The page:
Faced with the task of reconstruction following the Second World War, architects interpreted the Renaissance in a variety of ways. Sometimes seen as a model of ‘rebirth,’ the Renaissance could also appear as the chief repository of the defunct canons from which modern architects had to escape. Bruno Zevi continually negotiated such oppositions in his historical and critical writings, as he sought to interrogate the meaning of the Renaissance for the modern world. Having recourse, at different times, to both radical instrumentalization and polemical disavowal, Zevi grappled with a Renaissance suspended between historicity and contemporaneity.
Roberto Dulio – “Bruno Zevi: cronache e storia”
Bruno Zevi’s historiographic project is the result of his militant critical engagement and his education, developed between Italy and US, where he fled to escape the racial laws introduced in his country. The determinism between history and project of the Roman School of architecture and the influence of the teachings of Lionello Venturi brought Zevi to redefine the maieutical connection between contemporary architecture and architecture of the past; between a specific expressive option and a precise political condition. Both results were by mean of a dialectic in terms of black and white, between two fiercely opposed positions, heated by hidden biographical instances and developed with captivating story-telling tension.
Caspar Pearson – “Corresponding with a Chameleon: Bruno Zevi and Leon Battista Alberti”
In his first book, Verso un’architettura organica (1945), Bruno Zevi described the Italian Renaissance architect and writer Leon Battista Alberti as a classicist who lacked a “sense of humour.” Zevi returned to Alberti in subsequent publications, continually adjusting his view of a figure whom he found to be simultaneously relevant and untimely, impressive and unlikeable. His shifting position reflects a broader equivocation regarding the Renaissance; a period that, in Zevi’s view, might constitute both a resource and an obstacle for modern architects.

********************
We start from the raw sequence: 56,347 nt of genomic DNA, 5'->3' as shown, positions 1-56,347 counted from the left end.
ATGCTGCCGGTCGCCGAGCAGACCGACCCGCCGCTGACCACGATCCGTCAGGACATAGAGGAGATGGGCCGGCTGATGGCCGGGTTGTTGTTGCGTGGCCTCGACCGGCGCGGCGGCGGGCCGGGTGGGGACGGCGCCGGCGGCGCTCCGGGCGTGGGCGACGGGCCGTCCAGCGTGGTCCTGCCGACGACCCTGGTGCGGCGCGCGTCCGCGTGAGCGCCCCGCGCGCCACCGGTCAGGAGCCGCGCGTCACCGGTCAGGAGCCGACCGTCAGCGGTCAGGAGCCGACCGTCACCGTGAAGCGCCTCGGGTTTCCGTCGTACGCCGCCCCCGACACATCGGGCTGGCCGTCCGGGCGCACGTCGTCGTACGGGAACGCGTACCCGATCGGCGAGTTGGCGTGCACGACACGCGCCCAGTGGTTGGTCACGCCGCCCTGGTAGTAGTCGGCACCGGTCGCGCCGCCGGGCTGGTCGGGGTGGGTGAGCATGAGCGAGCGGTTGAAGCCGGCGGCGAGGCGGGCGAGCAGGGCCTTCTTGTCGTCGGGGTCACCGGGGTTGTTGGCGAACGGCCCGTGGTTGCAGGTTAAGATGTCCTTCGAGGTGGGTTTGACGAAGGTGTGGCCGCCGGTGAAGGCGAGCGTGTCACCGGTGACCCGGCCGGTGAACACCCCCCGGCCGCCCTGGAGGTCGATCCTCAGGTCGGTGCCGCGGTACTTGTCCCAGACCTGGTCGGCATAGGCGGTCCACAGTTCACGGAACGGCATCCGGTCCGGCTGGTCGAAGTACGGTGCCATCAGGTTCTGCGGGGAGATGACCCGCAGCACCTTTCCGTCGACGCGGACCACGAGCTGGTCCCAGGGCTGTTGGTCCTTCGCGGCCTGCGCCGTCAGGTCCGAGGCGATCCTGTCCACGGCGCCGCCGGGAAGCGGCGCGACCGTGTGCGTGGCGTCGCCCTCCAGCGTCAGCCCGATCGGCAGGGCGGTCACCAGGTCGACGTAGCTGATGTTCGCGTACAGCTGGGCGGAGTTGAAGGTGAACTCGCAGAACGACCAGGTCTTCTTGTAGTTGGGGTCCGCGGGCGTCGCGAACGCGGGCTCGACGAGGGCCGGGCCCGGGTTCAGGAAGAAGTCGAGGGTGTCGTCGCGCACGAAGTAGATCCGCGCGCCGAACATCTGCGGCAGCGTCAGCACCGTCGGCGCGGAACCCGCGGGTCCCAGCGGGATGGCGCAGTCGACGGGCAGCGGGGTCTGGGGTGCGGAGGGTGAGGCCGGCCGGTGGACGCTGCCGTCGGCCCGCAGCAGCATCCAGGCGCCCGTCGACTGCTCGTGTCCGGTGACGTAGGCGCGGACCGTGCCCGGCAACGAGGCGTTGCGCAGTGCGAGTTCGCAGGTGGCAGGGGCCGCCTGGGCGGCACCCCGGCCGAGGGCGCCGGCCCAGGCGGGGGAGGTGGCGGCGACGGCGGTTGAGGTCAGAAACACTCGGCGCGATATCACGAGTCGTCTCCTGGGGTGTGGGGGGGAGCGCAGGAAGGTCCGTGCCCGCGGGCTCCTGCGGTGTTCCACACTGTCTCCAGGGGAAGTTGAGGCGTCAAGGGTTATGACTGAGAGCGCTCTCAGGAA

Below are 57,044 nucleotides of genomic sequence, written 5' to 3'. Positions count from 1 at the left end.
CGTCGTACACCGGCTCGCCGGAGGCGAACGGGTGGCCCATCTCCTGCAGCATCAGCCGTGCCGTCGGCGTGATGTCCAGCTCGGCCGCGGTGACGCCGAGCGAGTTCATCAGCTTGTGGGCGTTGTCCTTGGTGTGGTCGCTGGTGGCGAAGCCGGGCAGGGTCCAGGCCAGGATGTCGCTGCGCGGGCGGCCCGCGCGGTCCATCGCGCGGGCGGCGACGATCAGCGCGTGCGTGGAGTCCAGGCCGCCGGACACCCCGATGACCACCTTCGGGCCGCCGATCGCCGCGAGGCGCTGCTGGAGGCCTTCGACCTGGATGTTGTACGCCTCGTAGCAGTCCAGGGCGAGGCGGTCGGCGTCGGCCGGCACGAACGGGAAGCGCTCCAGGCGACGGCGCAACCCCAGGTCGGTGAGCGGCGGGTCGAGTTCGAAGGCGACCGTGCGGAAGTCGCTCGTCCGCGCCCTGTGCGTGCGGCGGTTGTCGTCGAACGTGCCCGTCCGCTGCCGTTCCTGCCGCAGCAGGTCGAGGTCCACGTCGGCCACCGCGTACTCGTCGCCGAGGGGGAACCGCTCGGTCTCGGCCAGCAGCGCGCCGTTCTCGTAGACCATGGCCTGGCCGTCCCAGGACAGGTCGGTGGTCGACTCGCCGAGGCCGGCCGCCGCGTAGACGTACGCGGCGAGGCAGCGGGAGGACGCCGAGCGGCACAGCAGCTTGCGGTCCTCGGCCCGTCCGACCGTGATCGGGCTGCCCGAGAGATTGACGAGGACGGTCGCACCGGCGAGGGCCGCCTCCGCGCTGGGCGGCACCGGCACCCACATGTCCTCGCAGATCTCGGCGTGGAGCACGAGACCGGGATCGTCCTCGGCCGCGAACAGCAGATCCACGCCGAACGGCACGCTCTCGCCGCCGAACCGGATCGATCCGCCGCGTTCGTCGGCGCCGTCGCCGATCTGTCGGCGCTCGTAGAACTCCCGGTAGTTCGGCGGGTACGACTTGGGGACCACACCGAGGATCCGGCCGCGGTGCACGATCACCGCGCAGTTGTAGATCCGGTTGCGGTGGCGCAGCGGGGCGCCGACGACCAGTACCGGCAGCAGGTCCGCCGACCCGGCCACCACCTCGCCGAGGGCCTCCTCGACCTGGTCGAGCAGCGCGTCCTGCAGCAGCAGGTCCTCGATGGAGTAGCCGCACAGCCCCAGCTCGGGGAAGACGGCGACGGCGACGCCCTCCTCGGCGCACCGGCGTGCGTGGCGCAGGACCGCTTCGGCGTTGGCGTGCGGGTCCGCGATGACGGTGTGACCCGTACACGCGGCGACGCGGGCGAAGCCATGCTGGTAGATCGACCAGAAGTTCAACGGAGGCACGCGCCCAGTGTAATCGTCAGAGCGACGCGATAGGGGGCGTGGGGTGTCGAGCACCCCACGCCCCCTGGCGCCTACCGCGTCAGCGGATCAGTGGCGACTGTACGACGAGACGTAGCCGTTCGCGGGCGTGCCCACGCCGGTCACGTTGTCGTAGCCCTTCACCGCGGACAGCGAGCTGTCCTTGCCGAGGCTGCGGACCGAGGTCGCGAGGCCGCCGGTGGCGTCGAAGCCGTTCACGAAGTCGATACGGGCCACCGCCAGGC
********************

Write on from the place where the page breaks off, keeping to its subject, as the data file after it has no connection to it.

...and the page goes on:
Roberto Dulio is Assistant Professor in History of Architecture at the Facoltà di Architettura of Politecnico di Milano. His main investigation areas include modern and contemporary history of architecture and its relationships with arts and photography. He has curated several exhibitions, and published extensively in the field of history of contemporary architecture. He is the author of Introduzione a Bruno Zevi (Laterza, Roma-Bari 2008).
Caspar Pearson, Senior Lecturer at the University of Essex, is a specialist in the art, architecture, and urbanism of the Italian Renaissance. In addition, he writes about some aspects of contemporary architecture and urbanism, particularly in relation to the European Union and the process of globalisation. His work also explores issues relating to historiography and exhibitions. Caspar's first book, Humanism and the Urban World: Leon Battista Alberti and the Renaissance City, was published by Penn State University Press in 2011. He continues to work on Leon Battista Alberti and the theory and practice of Renaissance architecture. His current book project, The Classical Disorders, examines material from the Italian Renaissance but situates it in relation to material from other chronological periods and geographical areas.
Rinascimenti: Colloquia on the Historiography of Early Modern Art
This series of lectures and seminars jointly organized by Villa I Tatti – The Harvard University Center for Italian Renaissance Studies and the research group Rinascimento conteso of the Kunsthistorisches Institut in Florenz – Max Planck Institut aims to reassess the Renaissance as a historiographic paradigm. Against the background of the traditional research interests that guided the founding of both institutions, the project's goal is to put such a paradigm to the test, debating its impact and status in the discipline by bringing together a polyphony of critical voices from the international scholarly community. The events will focus on key texts that successfully and meaningfully engaged with the defining issues of the Renaissance from both a formal and a more broadly cultural point of view. Returning to those canonical texts of the art historical discipline that, from the late nineteenth into the twentieth century, contributed to crystallize and define the concept in academic circles, each event will respond to the evolving history of the field and to the various critical turns that it has undergone in more recent times. The aim of the series is to determine whether such a category—often replete with elitist and Eurocentric connotations—can still be useful as an interpretive tool to see and read the past, one that can not only advance knowledge specific to studies of the early modern West, but also offer more far-reaching methodological lessons.